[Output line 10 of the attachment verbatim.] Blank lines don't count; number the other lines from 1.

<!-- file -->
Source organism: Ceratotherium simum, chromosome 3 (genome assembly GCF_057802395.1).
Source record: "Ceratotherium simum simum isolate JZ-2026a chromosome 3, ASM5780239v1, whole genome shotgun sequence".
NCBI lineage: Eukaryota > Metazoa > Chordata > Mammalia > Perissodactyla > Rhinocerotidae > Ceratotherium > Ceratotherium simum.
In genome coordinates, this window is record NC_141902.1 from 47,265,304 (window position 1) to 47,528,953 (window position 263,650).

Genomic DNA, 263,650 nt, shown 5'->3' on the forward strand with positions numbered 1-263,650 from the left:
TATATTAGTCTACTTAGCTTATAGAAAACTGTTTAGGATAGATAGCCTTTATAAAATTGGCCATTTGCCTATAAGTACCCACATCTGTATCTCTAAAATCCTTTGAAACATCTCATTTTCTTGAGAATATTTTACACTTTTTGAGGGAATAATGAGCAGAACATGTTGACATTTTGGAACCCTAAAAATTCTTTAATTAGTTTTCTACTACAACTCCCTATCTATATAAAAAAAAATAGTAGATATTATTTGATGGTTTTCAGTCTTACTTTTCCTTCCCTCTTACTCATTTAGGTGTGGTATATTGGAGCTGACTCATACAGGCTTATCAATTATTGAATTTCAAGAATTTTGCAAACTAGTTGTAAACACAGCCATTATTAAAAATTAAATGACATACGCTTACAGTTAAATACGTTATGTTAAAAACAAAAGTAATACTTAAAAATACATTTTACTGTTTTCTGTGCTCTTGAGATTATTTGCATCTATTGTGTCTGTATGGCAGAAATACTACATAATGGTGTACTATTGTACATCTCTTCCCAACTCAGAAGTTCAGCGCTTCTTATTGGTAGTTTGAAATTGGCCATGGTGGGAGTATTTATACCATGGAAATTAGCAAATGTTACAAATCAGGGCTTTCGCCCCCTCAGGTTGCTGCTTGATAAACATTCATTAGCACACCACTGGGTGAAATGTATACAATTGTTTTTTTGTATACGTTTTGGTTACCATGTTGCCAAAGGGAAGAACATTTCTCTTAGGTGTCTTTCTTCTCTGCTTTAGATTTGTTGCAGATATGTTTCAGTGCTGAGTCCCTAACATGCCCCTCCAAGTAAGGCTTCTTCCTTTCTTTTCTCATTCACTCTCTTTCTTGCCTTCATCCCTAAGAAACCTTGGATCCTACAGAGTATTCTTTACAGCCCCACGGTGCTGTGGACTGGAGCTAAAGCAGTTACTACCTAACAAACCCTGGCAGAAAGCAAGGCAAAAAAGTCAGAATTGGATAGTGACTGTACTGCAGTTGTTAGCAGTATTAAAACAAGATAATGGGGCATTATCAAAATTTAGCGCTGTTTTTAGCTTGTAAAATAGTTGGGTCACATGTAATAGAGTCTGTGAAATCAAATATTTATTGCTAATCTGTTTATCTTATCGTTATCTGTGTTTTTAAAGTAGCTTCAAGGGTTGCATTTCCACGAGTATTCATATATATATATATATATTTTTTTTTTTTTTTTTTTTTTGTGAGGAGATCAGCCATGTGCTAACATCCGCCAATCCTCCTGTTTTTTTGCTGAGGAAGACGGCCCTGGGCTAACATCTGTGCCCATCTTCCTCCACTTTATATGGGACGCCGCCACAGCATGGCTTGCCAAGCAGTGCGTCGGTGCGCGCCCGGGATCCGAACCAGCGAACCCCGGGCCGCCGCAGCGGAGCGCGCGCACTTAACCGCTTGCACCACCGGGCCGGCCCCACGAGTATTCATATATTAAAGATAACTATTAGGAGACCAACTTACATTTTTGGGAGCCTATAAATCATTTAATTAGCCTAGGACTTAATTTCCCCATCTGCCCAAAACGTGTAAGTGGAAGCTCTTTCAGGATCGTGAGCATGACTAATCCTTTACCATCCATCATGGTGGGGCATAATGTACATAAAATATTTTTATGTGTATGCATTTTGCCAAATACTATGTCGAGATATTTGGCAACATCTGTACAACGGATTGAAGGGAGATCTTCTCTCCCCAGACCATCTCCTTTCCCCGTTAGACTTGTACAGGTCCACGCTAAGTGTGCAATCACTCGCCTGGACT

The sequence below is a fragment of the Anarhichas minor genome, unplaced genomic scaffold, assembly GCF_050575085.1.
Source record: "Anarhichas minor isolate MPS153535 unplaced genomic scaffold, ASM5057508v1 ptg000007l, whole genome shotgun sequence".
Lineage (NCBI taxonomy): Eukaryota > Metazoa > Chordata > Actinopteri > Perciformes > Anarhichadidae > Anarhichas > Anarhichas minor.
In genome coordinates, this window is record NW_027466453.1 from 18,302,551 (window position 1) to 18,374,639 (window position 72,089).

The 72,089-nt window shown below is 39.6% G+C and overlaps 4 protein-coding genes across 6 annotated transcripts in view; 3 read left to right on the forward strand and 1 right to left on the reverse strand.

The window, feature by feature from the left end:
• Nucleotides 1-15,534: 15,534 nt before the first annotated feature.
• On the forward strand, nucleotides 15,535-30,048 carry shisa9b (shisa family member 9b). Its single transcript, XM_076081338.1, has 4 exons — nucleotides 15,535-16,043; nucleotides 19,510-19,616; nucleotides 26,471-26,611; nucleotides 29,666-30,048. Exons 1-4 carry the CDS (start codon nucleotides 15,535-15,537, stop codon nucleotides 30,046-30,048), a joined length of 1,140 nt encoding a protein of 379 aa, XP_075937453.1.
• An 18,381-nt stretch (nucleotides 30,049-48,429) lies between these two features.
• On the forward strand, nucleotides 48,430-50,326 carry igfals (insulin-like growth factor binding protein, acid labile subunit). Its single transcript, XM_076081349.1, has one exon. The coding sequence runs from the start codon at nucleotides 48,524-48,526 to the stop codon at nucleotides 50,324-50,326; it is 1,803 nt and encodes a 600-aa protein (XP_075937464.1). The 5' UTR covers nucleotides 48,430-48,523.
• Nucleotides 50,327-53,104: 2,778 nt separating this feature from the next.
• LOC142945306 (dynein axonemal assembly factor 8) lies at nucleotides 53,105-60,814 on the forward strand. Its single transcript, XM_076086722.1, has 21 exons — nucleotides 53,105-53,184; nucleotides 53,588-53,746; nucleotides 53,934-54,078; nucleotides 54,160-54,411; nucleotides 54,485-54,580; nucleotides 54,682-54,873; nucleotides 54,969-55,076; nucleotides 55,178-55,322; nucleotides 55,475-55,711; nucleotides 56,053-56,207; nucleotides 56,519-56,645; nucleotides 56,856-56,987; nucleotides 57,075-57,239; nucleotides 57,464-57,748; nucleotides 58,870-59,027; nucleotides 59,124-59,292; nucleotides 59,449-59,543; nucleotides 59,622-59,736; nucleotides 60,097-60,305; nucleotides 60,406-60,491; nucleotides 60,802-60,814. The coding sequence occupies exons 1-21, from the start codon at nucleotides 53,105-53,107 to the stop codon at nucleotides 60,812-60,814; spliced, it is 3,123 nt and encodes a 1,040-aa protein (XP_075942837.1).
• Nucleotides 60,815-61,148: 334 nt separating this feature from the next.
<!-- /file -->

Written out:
In genome coordinates, this window is record NW_027466453.1 from 18,302,551 (window position 1) to 18,374,639 (window position 72,089).